Developed in 1981, VME has served as a reliable, extensible platform for deployable embedded computing applications. The electro-mechanical standard typically includes components like processors, IO boards, enclosures, backplanes, and power supplies.
VME – and its successor VPX – have supported aircraft, spacecraft, naval ships, and a variety of defense technologies that call for stream computing. The platforms are especially valuable for sonar and radar applications, for example, which require the processing of a massive amount of incoming data.
Unlike the bus-based VME, the next-generation VPX uses switched-fabric interconnects to increase speeds. A MultiGig RT2 interconnect, for example, offers data rates at about 10 Gb per second.
VME is still a remarkably strong market, but VPX adoption has grown. According to an IHS market study in 2016 , VPX showed a 25-26 percent annual growth rate.
In a presentation this week titled The Future of VME / Rugged Computing in the Military, a Tech Briefs reader asked our computing expert:
What technology or application shift might spell the beginning of the end for VME? And what trends may render VME obsolete?
Read the edited response below from Steve Gudknecht, Product Manager, Embedded Computing Products, at the Fremont, CA-based component manufacturer Elma Electronic Inc.
Steve Gudknecht: As we’ve seen today, it’s not going to happen very soon. As long as the usage model lends itself to VME and the cost model serves the bottom line, VME will continue on. Higher-bandwidth requirements, even in existing applications, will evolve and may ultimately exceed VME's capabilities.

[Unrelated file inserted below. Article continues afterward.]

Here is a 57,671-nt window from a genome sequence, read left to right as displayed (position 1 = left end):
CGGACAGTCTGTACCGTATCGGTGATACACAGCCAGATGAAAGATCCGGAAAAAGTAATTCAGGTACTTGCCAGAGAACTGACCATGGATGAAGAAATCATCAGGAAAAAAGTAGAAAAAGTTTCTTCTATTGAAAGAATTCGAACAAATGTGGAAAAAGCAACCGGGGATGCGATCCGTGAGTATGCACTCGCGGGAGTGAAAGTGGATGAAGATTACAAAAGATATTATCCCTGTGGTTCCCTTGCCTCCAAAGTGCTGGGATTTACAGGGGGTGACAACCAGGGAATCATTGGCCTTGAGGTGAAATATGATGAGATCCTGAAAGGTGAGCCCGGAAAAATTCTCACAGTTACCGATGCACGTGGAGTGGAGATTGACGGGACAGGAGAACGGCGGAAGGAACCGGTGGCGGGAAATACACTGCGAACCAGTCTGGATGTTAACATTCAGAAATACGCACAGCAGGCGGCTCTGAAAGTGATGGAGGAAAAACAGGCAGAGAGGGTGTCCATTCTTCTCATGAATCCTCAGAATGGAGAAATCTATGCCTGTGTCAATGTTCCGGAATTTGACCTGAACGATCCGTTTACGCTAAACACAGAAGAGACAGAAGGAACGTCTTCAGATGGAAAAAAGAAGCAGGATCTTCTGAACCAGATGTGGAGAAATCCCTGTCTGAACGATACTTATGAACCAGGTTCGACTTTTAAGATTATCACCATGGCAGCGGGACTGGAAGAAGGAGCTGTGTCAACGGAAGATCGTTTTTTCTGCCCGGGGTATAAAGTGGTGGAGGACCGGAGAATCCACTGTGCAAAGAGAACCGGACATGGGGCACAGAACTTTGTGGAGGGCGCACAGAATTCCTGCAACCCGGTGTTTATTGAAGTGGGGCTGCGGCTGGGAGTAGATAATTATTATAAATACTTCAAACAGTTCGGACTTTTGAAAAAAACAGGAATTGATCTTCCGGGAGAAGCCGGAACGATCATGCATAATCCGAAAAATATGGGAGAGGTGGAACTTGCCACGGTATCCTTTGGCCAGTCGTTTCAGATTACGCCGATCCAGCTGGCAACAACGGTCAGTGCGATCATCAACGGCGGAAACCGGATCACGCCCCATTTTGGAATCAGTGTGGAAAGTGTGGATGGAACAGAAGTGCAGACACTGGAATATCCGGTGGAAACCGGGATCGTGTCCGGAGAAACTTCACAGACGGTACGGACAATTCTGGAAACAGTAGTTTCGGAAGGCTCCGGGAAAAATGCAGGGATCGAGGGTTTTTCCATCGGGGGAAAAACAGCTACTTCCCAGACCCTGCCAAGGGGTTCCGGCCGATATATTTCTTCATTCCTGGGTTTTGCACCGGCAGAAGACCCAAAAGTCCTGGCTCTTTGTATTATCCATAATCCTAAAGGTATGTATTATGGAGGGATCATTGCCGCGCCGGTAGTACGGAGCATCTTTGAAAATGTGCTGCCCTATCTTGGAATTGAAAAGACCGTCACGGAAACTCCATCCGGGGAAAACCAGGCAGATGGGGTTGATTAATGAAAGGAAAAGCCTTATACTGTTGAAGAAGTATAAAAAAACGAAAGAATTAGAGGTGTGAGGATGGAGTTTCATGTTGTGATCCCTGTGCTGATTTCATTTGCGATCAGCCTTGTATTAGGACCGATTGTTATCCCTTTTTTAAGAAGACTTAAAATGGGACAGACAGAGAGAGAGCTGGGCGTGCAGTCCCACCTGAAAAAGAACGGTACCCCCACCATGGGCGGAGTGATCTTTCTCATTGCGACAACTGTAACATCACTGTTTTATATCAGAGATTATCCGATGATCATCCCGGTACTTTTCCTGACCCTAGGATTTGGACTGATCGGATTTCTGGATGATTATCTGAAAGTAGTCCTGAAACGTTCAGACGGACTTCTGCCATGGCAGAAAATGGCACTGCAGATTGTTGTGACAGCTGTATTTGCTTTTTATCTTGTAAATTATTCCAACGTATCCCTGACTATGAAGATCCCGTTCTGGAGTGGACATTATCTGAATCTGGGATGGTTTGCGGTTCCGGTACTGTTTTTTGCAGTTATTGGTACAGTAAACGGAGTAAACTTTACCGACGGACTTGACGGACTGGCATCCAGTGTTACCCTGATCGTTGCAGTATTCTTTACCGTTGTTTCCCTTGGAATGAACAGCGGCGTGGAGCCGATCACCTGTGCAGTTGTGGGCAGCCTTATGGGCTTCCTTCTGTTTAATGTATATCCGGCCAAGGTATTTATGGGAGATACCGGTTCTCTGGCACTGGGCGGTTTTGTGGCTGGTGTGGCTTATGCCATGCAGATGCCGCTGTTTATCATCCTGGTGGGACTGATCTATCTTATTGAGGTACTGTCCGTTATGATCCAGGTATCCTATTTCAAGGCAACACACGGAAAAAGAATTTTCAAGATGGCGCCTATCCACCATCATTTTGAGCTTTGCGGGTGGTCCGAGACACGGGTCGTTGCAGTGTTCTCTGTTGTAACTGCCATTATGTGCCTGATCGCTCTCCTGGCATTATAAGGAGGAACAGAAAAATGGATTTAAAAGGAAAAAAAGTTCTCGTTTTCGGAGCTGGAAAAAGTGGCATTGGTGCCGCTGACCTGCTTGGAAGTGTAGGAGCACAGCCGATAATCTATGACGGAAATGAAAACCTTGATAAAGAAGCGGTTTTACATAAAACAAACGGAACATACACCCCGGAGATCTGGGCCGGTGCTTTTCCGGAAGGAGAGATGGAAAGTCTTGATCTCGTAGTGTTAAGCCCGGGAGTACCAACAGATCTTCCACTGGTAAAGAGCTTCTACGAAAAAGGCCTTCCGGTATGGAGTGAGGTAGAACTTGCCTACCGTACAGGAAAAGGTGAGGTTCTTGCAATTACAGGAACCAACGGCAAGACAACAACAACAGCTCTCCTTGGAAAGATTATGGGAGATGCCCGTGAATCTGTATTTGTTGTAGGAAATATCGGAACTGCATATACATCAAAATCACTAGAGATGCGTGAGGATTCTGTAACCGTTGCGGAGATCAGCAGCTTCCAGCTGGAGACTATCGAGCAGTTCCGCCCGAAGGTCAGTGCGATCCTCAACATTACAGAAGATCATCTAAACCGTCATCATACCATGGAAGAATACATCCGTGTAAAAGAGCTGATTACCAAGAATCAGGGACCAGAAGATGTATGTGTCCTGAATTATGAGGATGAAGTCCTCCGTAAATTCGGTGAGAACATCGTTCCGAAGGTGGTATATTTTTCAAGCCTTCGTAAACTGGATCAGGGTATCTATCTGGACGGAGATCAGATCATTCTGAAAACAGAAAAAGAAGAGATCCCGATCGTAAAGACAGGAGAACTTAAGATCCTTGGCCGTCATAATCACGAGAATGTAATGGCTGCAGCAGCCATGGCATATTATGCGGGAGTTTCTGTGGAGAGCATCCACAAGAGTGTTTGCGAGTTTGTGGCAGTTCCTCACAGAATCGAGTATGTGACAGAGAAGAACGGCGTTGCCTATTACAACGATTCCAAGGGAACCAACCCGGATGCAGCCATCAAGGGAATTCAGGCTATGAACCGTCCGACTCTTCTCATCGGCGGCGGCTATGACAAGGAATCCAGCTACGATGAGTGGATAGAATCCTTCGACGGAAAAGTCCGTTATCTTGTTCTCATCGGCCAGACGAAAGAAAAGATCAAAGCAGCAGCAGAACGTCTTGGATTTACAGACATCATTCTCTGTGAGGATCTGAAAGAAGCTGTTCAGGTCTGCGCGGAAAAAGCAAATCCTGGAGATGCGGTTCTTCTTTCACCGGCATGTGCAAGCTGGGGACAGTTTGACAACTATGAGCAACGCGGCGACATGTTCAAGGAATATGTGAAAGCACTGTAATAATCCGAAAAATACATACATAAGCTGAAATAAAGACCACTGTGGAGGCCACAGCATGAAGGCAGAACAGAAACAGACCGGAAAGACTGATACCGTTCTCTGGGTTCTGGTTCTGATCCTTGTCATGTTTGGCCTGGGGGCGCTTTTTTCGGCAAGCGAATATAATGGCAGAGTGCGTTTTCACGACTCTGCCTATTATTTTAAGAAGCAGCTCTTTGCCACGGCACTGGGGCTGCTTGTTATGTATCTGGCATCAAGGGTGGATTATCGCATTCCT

Additionally, I think that the eventual exhaustion of Tundra [Semiconductor] chips, for example, is going to complicate the choice to VME.
Lastly, as more players come into the VPX field, prices will tend to decrease; so the VME/VPX choice becomes less clear, perhaps in favor of VPX. It’s a blending of the cost model, bandwidth usage, and the technology support going forward.
Two things stand out as key enablers to the continued use of VME. First: suppliers’ commitment to adopting new technology. Kontron’s new entries into the market and the industry’s response to the Tundra [Semiconductor] interface EOL [end-of-life] are examples.
Secondly: there is cooperation between the partners and their products, which ensures multi-vendor integrated system-level solutions.
Additionally, and running concurrently with VPX growth, VME-support business promises to last years and years, given the sheer numbers of installed systems. This is also a major pipeline for the continued demand for VME.
While VME is not sailing off into the sunset just yet, the handwriting is on the wall. We see the same explosive growth rates with VPX – this pertains not only to the boards and backplanes, but also to the chassis and cabinets that we see.
The dawn of VPX has arrived. It’s inevitable. New applications requiring high speed signals and higher aggregate system bandwidth will ensure this.
What do you think? Has VPX arrived? (And will VME sail off into the sunset?) Share your comments below.
Watch the full presentation: The Future of VME / Rugged Computing in the Military.